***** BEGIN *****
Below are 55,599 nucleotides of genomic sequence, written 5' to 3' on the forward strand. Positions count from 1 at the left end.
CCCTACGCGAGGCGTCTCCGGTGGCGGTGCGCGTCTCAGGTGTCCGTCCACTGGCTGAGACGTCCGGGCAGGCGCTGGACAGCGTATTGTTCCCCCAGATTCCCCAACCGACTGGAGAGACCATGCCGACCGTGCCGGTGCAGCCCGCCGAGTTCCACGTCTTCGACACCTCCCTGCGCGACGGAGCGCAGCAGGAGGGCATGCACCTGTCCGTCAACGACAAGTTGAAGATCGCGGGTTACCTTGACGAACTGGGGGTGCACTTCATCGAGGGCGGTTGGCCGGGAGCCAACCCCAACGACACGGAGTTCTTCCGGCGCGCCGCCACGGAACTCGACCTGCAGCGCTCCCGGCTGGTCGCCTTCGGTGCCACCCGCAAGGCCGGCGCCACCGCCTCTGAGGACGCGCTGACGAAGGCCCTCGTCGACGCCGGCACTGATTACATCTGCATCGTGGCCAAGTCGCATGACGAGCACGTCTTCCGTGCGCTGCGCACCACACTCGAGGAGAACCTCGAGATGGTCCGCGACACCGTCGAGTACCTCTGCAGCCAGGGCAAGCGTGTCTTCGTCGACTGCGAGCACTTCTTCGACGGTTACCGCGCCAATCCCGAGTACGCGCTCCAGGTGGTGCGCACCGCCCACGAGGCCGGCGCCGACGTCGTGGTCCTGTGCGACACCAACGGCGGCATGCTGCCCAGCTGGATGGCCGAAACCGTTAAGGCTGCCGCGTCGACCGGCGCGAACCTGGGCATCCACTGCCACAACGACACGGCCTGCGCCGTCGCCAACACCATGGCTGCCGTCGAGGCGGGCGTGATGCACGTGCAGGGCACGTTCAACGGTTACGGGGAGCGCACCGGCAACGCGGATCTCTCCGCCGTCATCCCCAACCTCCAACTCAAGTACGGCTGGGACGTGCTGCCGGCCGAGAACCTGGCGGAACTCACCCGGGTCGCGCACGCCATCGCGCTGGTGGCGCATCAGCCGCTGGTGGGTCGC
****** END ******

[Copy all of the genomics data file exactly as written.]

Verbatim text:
Below are 55,599 nucleotides of genomic sequence, written 5' to 3' on the forward strand. Positions count from 1 at the left end.
CCCTACGCGAGGCGTCTCCGGTGGCGGTGCGCGTCTCAGGTGTCCGTCCACTGGCTGAGACGTCCGGGCAGGCGCTGGACAGCGTATTGTTCCCCCAGATTCCCCAACCGACTGGAGAGACCATGCCGACCGTGCCGGTGCAGCCCGCCGAGTTCCACGTCTTCGACACCTCCCTGCGCGACGGAGCGCAGCAGGAGGGCATGCACCTGTCCGTCAACGACAAGTTGAAGATCGCGGGTTACCTTGACGAACTGGGGGTGCACTTCATCGAGGGCGGTTGGCCGGGAGCCAACCCCAACGACACGGAGTTCTTCCGGCGCGCCGCCACGGAACTCGACCTGCAGCGCTCCCGGCTGGTCGCCTTCGGTGCCACCCGCAAGGCCGGCGCCACCGCCTCTGAGGACGCGCTGACGAAGGCCCTCGTCGACGCCGGCACTGATTACATCTGCATCGTGGCCAAGTCGCATGACGAGCACGTCTTCCGTGCGCTGCGCACCACACTCGAGGAGAACCTCGAGATGGTCCGCGACACCGTCGAGTACCTCTGCAGCCAGGGCAAGCGTGTCTTCGTCGACTGCGAGCACTTCTTCGACGGTTACCGCGCCAATCCCGAGTACGCGCTCCAGGTGGTGCGCACCGCCCACGAGGCCGGCGCCGACGTCGTGGTCCTGTGCGACACCAACGGCGGCATGCTGCCCAGCTGGATGGCCGAAACCGTTAAGGCTGCCGCGTCGACCGGCGCGAACCTGGGCATCCACTGCCACAACGACACGGCCTGCGCCGTCGCCAACACCATGGCTGCCGTCGAGGCGGGCGTGATGCACGTGCAGGGCACGTTCAACGGTTACGGGGAGCGCACCGGCAACGCGGATCTCTCCGCCGTCATCCCCAACCTCCAACTCAAGTACGGCTGGGACGTGCTGCCGGCCGAGAACCTGGCGGAACTCACCCGGGTCGCGCACGCCATCGCGCTGGTGGCGCATCAGCCGCTGGTGGGTCGC